[Show abstract][Hide abstract] ABSTRACT: Peripheral arterial insufficiency is a progressive degenerative disease associated with an increased morbidity and mortality. It decreases exercise tolerance and often presents with symptoms of intermittent claudication. Enhanced physical activity is one of the most effective means of improving the life of affected patients. While this occurs for a variety of reasons, vascular remodeling can be an important means for improved oxygen exchange and blood flow delivery. Relevant exercise-induced signals stimulate angiogenesis, within the active muscle (e.g. hypoxia), and arteriogenesis (enlargement of pre-existing vessels via increased shear stress) to increase oxygen exchange and blood flow capacity, respectively. Evidence from pre-clinical studies shows that the increase in collateral blood flow observed with exercise progresses over time of training, is accompanied by significant enlargement of isolated collateral vessels, and enhances the responses observed with angiogenic growth factors (e.g. VEGF, FGF-2). Thus, enhanced physical activity can be an effective means of enlarging the structure and function of the collateral circuit. Interestingly, disrupting normal NO production (via L-NAME) eliminates this increase in collateral blood flow induced by training, but does not disturb the increase in muscle capillarity within the active muscle. Similarly, inhibiting VEGF receptor kinase activity eliminates the increase in collateral-dependent blood flow, and lessens, but does not eliminate, angiogenesis within the calf muscle. These findings illustrate distinctions between the processes influencing angiogenesis and arteriogenesis. Further, sympathetic modulation of the collateral circuit does not eliminate the increase in collateral circuit conductance induced by exercise training. These findings indicate that structural enlargement of the collateral vessels is essential to realize the increase in collateral-dependent blood flow capacity caused by exercise training. This raises the potential that meaningful vascular remodeling can occur in patients with intermittent claudication who actively participate in exercise training.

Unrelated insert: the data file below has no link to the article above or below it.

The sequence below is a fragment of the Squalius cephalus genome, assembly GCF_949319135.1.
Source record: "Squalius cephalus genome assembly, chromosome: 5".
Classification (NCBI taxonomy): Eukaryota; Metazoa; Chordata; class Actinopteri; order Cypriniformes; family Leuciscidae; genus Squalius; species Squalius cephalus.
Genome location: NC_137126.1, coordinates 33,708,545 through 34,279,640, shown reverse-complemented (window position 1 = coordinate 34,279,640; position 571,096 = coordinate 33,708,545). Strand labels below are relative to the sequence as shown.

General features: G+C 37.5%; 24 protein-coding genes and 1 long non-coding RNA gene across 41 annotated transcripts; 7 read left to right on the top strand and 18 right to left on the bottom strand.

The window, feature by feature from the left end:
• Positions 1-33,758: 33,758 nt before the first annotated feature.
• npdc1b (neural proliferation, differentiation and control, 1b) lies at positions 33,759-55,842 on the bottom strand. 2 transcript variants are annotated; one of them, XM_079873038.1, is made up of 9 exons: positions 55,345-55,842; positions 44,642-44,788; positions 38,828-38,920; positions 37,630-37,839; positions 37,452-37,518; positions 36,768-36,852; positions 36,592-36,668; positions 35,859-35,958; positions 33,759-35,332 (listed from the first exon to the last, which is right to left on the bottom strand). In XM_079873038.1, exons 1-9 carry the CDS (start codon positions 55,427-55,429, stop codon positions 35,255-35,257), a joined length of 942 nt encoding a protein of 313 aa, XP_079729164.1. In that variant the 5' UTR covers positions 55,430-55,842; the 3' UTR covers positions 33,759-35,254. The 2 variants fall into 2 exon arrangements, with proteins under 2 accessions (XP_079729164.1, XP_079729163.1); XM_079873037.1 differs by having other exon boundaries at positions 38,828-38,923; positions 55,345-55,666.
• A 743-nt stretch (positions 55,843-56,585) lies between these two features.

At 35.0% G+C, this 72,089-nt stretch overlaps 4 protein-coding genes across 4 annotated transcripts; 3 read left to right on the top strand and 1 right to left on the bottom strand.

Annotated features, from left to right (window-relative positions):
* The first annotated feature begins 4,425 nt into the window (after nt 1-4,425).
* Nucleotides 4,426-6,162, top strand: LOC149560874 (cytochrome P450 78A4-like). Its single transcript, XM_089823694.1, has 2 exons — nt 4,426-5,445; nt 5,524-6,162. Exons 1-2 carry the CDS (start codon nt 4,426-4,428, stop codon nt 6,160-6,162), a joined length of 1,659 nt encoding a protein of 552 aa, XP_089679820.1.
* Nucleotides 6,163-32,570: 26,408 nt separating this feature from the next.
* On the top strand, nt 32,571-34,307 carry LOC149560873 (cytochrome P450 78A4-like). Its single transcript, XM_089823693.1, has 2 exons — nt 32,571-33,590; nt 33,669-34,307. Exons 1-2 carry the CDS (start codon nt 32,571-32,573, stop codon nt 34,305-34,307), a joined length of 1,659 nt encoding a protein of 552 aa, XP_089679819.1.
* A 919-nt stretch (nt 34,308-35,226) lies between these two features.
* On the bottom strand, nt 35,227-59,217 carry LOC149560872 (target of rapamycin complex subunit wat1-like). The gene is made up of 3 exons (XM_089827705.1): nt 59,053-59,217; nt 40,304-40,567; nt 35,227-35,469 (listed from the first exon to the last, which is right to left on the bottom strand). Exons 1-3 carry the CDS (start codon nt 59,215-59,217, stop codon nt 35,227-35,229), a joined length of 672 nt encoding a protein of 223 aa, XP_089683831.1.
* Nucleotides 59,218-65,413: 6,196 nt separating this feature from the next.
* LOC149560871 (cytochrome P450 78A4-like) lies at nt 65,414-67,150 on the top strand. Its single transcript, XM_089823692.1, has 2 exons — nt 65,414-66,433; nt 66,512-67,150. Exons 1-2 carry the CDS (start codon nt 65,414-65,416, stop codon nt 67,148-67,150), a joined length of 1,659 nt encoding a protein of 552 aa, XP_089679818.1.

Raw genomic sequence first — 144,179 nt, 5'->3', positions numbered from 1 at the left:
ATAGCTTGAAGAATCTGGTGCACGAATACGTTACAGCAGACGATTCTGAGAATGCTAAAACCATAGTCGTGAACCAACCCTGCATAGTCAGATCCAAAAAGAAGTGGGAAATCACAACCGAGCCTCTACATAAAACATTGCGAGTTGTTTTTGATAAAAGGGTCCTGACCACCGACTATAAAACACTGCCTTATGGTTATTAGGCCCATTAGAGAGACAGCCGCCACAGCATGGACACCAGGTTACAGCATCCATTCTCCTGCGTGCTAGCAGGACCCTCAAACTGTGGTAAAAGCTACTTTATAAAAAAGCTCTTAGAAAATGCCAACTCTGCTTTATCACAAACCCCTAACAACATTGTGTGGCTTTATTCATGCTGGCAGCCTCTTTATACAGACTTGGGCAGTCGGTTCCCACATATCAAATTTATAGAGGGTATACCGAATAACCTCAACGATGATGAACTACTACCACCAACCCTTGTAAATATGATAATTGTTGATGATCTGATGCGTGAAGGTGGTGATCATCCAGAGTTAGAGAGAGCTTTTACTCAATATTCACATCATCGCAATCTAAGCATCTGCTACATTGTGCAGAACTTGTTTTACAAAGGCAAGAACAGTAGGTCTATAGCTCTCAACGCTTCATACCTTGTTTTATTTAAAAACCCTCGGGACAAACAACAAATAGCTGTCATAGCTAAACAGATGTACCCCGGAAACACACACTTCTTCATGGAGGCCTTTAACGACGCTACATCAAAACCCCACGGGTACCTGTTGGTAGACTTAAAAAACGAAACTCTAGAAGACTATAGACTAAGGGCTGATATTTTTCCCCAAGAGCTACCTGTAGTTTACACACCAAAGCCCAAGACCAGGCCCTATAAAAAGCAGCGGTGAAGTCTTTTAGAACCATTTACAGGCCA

Full-text · Article · Jan 2009 · Journal of physiology and pharmacology: an official journal of the Polish Physiological Society
[Show abstract][Hide abstract] ABSTRACT: The purpose of this investigation was to test the hypothesis that chronic N(G)-nitro-l-arginine methyl ester (l-NAME) treatment produces differential effects on conduit artery and resistance arteriole relaxation responses to endothelium-dependent and -independent vasodilators in arteries that perfuse skeletal muscle of swine. To test this hypothesis, conduit skeletal muscle arteries and second-order skeletal muscle (2A) arterioles were harvested from 14 Yucatan swine that were chronically administered l-NAME and from 16 controls. In vitro assessments of vasorelaxation to increasing doses of acetylcholine (ACH), bradykinin (BK), and sodium nitroprusside (SNP) were performed in both conduit and 2A arterioles. l-NAME treatment produced a significant reduction in both BK and ACH relaxation responses in the conduit arteries. In contrast, the relaxation response and/or sensitivity to SNP were significantly greater in the intact, but not denuded, conduit arterial rings from chronically l-NAME-treated swine. There were no significant effects of chronic l-NAME treatment on vasodilation of skeletal muscle arterioles. These findings suggest (1) that unlike arterioles, skeletal muscle conduit arteries do not functionally compensate for a lack of NO through the upregulation of alternative vasodilator pathways; (2) that the greater relaxation response in conduit arteries of chronically l-NAME-treated swine to SNP can be explained by alterations to the endothelium.